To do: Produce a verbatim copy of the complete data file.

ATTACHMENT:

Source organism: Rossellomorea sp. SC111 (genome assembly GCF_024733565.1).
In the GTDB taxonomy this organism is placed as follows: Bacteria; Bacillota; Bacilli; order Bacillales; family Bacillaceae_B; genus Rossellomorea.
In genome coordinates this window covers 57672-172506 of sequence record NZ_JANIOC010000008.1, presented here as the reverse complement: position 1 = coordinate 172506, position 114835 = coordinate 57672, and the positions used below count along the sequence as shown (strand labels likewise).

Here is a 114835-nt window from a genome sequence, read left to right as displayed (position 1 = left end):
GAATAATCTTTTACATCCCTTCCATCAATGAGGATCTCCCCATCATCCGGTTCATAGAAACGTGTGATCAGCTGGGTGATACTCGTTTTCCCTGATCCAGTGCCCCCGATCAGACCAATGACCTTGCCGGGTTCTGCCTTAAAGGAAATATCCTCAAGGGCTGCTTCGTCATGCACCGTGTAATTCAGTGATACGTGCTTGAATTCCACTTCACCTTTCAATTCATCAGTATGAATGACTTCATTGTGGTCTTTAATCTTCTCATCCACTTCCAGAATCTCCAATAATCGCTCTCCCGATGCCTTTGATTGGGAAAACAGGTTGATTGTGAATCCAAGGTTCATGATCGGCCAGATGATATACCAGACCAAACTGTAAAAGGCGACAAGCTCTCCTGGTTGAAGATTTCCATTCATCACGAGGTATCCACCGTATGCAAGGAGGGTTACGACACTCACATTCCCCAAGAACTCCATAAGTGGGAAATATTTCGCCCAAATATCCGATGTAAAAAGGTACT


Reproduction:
Source organism: Rossellomorea sp. SC111 (genome assembly GCF_024733565.1).
In the GTDB taxonomy this organism is placed as follows: Bacteria; Bacillota; Bacilli; order Bacillales; family Bacillaceae_B; genus Rossellomorea.
In genome coordinates this window covers 57672-172506 of sequence record NZ_JANIOC010000008.1, presented here as the reverse complement: position 1 = coordinate 172506, position 114835 = coordinate 57672, and the positions used below count along the sequence as shown (strand labels likewise).

Here is a 114835-nt window from a genome sequence, read left to right as displayed (position 1 = left end):
GAATAATCTTTTACATCCCTTCCATCAATGAGGATCTCCCCATCATCCGGTTCATAGAAACGTGTGATCAGCTGGGTGATACTCGTTTTCCCTGATCCAGTGCCCCCGATCAGACCAATGACCTTGCCGGGTTCTGCCTTAAAGGAAATATCCTCAAGGGCTGCTTCGTCATGCACCGTGTAATTCAGTGATACGTGCTTGAATTCCACTTCACCTTTCAATTCATCAGTATGAATGACTTCATTGTGGTCTTTAATCTTCTCATCCACTTCCAGAATCTCCAATAATCGCTCTCCCGATGCCTTTGATTGGGAAAACAGGTTGATTGTGAATCCAAGGTTCATGATCGGCCAGATGATATACCAGACCAAACTGTAAAAGGCGACAAGCTCTCCTGGTTGAAGATTTCCATTCATCACGAGGTATCCACCGTATGCAAGGAGGGTTACGACACTCACATTCCCCAAGAACTCCATAAGTGGGAAATATTTCGCCCAAATATCCGATGTAAAAAGGTACT